, there are a total of fourteen Board members; seven voting members and seven alternates. Virginia, Maryland, and the District have each appointed two voting members and two alternate members. The Federal Government, through the General Services Administration
General Services Administration
The General Services Administration is an independent agency of the United States government, established in 1949 to help manage and support the basic functioning of federal agencies. The GSA supplies products and communications for U.S...

, is authorized to appoint up to two voting and two alternate members, but has appointed just one voting and one alternate member.

The position of board chairman rotates between the three jurisdictions. Board members serve without pay, but may be reimbursed for actual expenses. The board appoints a General Manager as CEO to supervise the day-to-day operation of the Authority. Under the terms of the "Procedures for WMATA Board of Directors", none of the individual board members, including the Chairman, have any power to act regarding the operations of the Authority or to issue instructions to the General Manager or employees; only the entire board as a body has power to instruct the General Manager.

The WMATA board approves its annual budget. For fiscal year 2010, the budgeted expenditures totalled $2.10 billion with the largest portion, $1.36 billion, including debt service, dedicated to operating the system. The budget contained approximately 10,800 authorized staff positions. In fiscal year 2010, 31.1% of revenues came from capital contributions, 20.2% from passenger revenues, 32.1% from local jurisdiction operating subsidies, 3.5% from interest income, 1.9% from advertising revenue, 1.1% from rental revenue, and 0.1% from other sources.

The WMATA board has the following standing committees: Safety and Security Committee, Finance and Administration Committee (with a Audits and Investigations subcommittee), Customer Service and Operations Committee (with a Technology Review subcommittee), Policy, Program Development and Intergovernmental Relations Committee and the Joint Development and Real Estate Committee.

Management

The General Manager is the chief executive officer of WMATA and leads all staff except that the General Counsel, Inspector General and Board Secretary report directly to the board. WMATA has a Chief Safety Officer which reports to the general manager. The safety of the system is independently reviewed by the Tri-State Oversight Committee and the National Transportation Safety Board
National Transportation Safety Board
The National Transportation Safety Board is an independent U.S. government investigative agency responsible for civil transportation accident investigation. In this role, the NTSB investigates and reports on aviation accidents and incidents, certain types of highway crashes, ship and marine...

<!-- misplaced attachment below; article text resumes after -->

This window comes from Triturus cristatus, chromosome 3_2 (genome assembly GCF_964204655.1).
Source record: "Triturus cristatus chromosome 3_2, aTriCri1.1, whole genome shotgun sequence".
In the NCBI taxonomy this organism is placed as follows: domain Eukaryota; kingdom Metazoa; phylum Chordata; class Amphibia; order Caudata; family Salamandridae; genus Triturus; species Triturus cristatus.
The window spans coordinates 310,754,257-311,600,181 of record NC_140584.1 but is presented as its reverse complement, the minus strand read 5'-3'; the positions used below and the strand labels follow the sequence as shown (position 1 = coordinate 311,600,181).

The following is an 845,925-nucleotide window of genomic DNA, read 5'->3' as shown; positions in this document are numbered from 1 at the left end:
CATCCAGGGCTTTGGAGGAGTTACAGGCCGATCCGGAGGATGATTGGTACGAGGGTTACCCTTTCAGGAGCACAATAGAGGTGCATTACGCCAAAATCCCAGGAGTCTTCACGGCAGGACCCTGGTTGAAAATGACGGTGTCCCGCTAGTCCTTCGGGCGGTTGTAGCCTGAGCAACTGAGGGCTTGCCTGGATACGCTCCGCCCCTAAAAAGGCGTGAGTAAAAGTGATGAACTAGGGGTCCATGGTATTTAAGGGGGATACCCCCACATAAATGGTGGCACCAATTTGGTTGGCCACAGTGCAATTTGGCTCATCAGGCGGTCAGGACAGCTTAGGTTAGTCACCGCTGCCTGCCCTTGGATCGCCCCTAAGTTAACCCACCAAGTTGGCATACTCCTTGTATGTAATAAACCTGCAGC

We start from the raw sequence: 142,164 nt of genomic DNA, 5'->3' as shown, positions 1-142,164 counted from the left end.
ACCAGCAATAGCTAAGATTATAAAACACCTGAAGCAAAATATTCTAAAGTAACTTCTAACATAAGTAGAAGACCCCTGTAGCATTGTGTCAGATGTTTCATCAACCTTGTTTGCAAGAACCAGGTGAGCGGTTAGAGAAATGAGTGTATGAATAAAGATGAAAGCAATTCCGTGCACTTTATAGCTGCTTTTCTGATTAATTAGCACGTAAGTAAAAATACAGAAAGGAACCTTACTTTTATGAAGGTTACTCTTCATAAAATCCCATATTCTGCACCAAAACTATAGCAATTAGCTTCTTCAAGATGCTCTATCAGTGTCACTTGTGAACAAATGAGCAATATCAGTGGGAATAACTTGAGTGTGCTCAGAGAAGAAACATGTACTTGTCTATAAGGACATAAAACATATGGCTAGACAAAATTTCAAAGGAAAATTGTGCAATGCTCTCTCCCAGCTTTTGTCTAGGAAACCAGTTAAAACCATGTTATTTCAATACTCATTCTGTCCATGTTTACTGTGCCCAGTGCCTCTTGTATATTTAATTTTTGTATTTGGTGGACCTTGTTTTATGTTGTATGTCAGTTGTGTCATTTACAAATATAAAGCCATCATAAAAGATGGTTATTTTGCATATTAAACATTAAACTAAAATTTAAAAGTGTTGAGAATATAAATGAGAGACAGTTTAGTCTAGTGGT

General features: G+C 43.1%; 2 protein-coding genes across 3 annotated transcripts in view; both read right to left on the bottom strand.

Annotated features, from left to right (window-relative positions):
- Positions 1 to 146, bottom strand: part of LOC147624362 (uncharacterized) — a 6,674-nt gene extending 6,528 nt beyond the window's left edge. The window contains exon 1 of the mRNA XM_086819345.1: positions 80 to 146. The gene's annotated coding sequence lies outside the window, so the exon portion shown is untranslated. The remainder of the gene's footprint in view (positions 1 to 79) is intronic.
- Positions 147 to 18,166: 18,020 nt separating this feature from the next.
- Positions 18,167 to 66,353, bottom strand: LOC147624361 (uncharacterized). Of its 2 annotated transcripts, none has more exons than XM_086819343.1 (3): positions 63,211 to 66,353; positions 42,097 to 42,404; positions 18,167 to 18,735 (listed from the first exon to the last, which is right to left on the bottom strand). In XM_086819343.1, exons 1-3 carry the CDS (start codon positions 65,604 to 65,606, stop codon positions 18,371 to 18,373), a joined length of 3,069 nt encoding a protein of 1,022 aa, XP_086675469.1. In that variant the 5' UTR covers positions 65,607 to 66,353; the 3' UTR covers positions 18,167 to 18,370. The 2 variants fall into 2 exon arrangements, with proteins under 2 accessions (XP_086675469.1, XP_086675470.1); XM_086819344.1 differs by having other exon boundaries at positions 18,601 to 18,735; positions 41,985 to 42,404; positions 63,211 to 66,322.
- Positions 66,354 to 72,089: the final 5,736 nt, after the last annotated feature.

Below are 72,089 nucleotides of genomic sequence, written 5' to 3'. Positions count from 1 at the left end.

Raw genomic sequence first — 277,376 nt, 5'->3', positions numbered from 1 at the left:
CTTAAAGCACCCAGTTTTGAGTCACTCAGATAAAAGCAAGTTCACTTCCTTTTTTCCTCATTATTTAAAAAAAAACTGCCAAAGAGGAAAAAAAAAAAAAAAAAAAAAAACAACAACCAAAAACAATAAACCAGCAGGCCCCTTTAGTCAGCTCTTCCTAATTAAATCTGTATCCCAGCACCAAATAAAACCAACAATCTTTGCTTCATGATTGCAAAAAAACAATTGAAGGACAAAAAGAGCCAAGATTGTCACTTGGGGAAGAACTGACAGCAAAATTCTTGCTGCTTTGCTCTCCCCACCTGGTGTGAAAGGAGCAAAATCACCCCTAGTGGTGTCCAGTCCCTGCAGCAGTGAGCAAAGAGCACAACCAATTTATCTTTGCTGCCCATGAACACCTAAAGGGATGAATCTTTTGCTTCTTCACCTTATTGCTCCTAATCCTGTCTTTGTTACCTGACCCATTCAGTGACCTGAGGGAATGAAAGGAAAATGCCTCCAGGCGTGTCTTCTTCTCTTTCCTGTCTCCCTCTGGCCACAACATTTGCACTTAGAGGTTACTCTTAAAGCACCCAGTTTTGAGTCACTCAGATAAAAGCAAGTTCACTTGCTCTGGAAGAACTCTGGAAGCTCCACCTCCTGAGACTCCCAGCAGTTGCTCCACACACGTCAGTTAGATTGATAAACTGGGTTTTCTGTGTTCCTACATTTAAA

. On March 4, 2010, the Federal Transit Administration
Federal Transit Administration
The Federal Transit Administration is an agency within the United States Department of Transportation that provides financial and technical assistance to local public transit systems. The FTA is one of ten modal administrations within the DOT...

 issue an Audit of the State Safety Oversight (SSO) program overseeing Metro which criticised the SSO as being underfunded and poorly trained. In response, Virginia, Maryland and the District of Columbia have increased their SSO funding and training for their employees responsible for safety oversight at metro.

Metrorail

Since opening in 1976, the Metrorail network has grown to include five lines, 86 stations, and 106.3 miles (171.1 km) of track. It is the second-busiest rapid transit system in the United States in number of passenger trips, after the New York City Subway
New York City Subway
The New York City Subway is a rapid transit system owned by the City of New York and leased to the New York City Transit Authority, a subsidiary agency of the Metropolitan Transportation Authority and also known as MTA New York City Transit...

. There were 215.3 million trips, or 727,684 trips per weekday, on Metrorail in fiscal year 2008. In June 2008, Metro set a new monthly ridership record with 19,729,641 trips, or 798,456 per weekday. On April 2, 2010, Metrorail set a new ridership record of 891,240 trips. During 2010, Metrorail had 217.2 million trips. Fares vary based on the distance traveled and the time of day. Riders enter and exit the system using a stored-value card
Stored-value card
A stored-value card refers to monetary value on a card not in an externally recorded account and differs from prepaid cards where money is on deposit with the issuer similar to a debit card...

 in the form of a paper magnetic stripe farecard
Magnetic stripe card
A magnetic stripe card is a type of card capable of storing data by modifying the magnetism of tiny iron-based magnetic particles on a band of magnetic material on the card...

 or a proximity card
Proximity card